Recent advances in biology have shown that proteins and genes often interact probabilistically. The resulting effects that arise from these stochastic dynamics differ significantly than traditional deterministic formulations, and have biologically significant ramifications. This has led to the development of computational models of the discrete stochastic biochemical pathways found in living organisms. These include spatial stochastic models, where the physical extent of the domain plays an important role; analogous to traditional partial differential equations.
Simulation of spatial stochastic models is a computationally intensive task. We have developed a new algorithm, the Diffusive Finite State Projection (DFSP) method for the efficient and accurate simulation of stochastic spatially inhomogeneous biochemical systems. DFSP makes use of a novel formulation of Finite State Projection (FSP) to simulate diffusion, while reactions are handled by the Stochastic Simulation Algorithm (SSA).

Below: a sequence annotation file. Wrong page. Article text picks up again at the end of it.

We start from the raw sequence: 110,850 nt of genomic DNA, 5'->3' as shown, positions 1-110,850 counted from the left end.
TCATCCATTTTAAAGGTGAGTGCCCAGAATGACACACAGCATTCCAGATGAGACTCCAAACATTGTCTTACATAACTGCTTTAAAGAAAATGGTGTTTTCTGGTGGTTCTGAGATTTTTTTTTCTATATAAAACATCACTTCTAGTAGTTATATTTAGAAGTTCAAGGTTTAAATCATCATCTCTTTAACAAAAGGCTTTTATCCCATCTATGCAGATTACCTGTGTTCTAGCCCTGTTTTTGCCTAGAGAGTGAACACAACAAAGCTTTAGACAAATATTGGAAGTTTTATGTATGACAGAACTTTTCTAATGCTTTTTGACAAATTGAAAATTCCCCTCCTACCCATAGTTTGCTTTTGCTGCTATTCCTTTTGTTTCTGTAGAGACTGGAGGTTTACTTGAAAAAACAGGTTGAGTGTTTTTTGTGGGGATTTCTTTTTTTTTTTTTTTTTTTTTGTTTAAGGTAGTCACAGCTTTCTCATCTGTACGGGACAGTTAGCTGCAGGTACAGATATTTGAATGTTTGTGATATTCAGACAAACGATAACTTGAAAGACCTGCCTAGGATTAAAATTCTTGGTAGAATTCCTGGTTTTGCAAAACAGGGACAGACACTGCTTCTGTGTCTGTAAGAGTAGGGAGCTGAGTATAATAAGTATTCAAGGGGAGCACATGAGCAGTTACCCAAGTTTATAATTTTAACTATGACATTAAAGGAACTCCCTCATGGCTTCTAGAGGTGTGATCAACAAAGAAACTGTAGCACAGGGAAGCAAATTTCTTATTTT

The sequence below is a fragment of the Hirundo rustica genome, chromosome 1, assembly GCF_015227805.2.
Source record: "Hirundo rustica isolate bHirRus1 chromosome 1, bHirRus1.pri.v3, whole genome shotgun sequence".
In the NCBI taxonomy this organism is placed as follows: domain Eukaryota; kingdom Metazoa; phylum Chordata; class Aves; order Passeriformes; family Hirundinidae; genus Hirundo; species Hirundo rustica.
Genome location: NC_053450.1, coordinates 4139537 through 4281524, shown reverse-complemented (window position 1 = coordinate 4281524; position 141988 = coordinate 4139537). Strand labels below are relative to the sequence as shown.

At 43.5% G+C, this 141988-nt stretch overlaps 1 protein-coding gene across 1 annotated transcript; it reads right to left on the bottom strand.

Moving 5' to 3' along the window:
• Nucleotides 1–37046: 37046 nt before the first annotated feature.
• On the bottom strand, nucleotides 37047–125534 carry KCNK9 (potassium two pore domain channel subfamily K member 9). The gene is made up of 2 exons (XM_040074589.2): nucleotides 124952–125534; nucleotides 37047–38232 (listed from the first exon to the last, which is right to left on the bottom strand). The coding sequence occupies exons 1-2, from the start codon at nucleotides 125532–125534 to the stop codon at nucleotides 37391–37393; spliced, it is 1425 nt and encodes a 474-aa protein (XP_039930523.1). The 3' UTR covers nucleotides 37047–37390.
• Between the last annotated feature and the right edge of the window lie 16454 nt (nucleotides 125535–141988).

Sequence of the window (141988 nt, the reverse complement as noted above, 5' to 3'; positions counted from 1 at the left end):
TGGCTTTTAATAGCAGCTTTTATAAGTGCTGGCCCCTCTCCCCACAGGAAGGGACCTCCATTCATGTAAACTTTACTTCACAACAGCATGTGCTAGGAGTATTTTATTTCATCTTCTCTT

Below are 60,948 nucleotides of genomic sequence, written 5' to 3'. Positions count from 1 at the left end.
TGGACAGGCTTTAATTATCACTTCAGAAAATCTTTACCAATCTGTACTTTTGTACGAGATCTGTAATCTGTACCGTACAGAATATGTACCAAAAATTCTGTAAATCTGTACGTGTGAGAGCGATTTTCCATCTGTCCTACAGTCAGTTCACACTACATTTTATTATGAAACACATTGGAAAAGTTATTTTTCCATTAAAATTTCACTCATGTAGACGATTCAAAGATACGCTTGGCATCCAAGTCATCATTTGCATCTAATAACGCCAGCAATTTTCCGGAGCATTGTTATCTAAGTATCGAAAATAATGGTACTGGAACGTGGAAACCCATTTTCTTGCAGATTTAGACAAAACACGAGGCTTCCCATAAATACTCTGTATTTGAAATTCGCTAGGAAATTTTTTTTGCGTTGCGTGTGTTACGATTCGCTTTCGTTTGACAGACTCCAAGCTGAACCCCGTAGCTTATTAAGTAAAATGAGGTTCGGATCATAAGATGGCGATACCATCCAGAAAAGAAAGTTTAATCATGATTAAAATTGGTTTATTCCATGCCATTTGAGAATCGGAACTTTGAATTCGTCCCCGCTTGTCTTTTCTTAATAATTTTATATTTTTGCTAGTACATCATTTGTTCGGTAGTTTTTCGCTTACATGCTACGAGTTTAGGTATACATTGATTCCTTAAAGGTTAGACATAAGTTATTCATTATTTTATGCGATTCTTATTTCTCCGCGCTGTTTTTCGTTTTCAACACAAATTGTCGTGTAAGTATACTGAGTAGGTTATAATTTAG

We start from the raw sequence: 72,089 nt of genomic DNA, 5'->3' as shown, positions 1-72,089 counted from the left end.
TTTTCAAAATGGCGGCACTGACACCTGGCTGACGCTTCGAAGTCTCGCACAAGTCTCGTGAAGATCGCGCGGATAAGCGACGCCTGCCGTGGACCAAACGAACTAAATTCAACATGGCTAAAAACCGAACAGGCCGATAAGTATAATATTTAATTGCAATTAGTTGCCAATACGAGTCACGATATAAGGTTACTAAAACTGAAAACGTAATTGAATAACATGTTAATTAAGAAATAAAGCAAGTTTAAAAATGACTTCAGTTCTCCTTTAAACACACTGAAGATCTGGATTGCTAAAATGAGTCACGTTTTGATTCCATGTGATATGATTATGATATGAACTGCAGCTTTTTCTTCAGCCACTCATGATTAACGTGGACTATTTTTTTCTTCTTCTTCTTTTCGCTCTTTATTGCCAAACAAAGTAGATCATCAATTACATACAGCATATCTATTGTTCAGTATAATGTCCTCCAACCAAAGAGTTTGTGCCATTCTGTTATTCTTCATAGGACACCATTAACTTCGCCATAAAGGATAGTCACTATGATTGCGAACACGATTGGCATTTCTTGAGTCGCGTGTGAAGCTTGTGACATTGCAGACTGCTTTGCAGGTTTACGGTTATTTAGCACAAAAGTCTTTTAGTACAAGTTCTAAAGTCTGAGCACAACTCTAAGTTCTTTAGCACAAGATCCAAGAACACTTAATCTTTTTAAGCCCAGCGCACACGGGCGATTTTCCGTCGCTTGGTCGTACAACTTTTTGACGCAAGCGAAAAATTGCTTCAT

Further, we adapt DFSP to three dimensional, unstructured, tetrahedral meshes in inclusion in the mature and widely usable systems biology modeling software URDME, enabling simulation of the complex geometries found in biological systems. Additionally, we extend DFSP with adaptive error control and a highly efficient parallel implementation for the graphics processing units (GPU).
In an effort to understand biological processes that exhibit stochastic dynamics, we have developed a spatial stochastic model of cellular polarization. Specifically we investigate the ability of yeast cells to sense a spatial gradient of mating pheromone and respond by forming a projection in the direction of the mating partner. Our results demonstrates that higher levels of stochastic noise results in increased robustness, giving support to a cellular model where noise and spatial heterogeneity combine to achieve robust biological function. This also highlights the importance of spatial stochastic modeling to reproduce experimental observations.